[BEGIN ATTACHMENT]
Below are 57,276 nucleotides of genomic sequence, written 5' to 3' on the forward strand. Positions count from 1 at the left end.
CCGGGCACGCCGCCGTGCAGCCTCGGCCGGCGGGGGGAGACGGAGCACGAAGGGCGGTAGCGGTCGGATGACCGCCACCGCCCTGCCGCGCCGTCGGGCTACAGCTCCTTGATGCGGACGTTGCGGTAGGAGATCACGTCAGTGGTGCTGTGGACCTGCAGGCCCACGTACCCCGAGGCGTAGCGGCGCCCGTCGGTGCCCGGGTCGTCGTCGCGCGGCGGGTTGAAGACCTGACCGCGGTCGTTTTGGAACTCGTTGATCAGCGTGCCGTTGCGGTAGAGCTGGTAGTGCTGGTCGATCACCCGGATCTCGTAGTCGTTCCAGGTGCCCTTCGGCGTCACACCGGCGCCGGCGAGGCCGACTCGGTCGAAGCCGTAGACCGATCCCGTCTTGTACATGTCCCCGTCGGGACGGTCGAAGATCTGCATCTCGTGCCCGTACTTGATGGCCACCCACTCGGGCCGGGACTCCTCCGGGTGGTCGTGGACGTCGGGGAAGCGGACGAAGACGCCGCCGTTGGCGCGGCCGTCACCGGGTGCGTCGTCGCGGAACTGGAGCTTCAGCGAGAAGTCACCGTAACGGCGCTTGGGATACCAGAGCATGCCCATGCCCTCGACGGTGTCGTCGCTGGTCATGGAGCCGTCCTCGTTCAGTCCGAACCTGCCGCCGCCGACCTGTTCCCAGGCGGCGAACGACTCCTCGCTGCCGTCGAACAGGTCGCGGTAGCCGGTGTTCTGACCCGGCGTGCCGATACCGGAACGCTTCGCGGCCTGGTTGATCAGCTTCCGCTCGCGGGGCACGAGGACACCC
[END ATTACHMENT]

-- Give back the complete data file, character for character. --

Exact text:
Below are 57,276 nucleotides of genomic sequence, written 5' to 3' on the forward strand. Positions count from 1 at the left end.
CCGGGCACGCCGCCGTGCAGCCTCGGCCGGCGGGGGGAGACGGAGCACGAAGGGCGGTAGCGGTCGGATGACCGCCACCGCCCTGCCGCGCCGTCGGGCTACAGCTCCTTGATGCGGACGTTGCGGTAGGAGATCACGTCAGTGGTGCTGTGGACCTGCAGGCCCACGTACCCCGAGGCGTAGCGGCGCCCGTCGGTGCCCGGGTCGTCGTCGCGCGGCGGGTTGAAGACCTGACCGCGGTCGTTTTGGAACTCGTTGATCAGCGTGCCGTTGCGGTAGAGCTGGTAGTGCTGGTCGATCACCCGGATCTCGTAGTCGTTCCAGGTGCCCTTCGGCGTCACACCGGCGCCGGCGAGGCCGACTCGGTCGAAGCCGTAGACCGATCCCGTCTTGTACATGTCCCCGTCGGGACGGTCGAAGATCTGCATCTCGTGCCCGTACTTGATGGCCACCCACTCGGGCCGGGACTCCTCCGGGTGGTCGTGGACGTCGGGGAAGCGGACGAAGACGCCGCCGTTGGCGCGGCCGTCACCGGGTGCGTCGTCGCGGAACTGGAGCTTCAGCGAGAAGTCACCGTAACGGCGCTTGGGATACCAGAGCATGCCCATGCCCTCGACGGTGTCGTCGCTGGTCATGGAGCCGTCCTCGTTCAGTCCGAACCTGCCGCCGCCGACCTGTTCCCAGGCGGCGAACGACTCCTCGCTGCCGTCGAACAGGTCGCGGTAGCCGGTGTTCTGACCCGGCGTGCCGATACCGGAACGCTTCGCGGCCTGGTTGATCAGCTTCCGCTCGCGGGGCACGAGGACACCC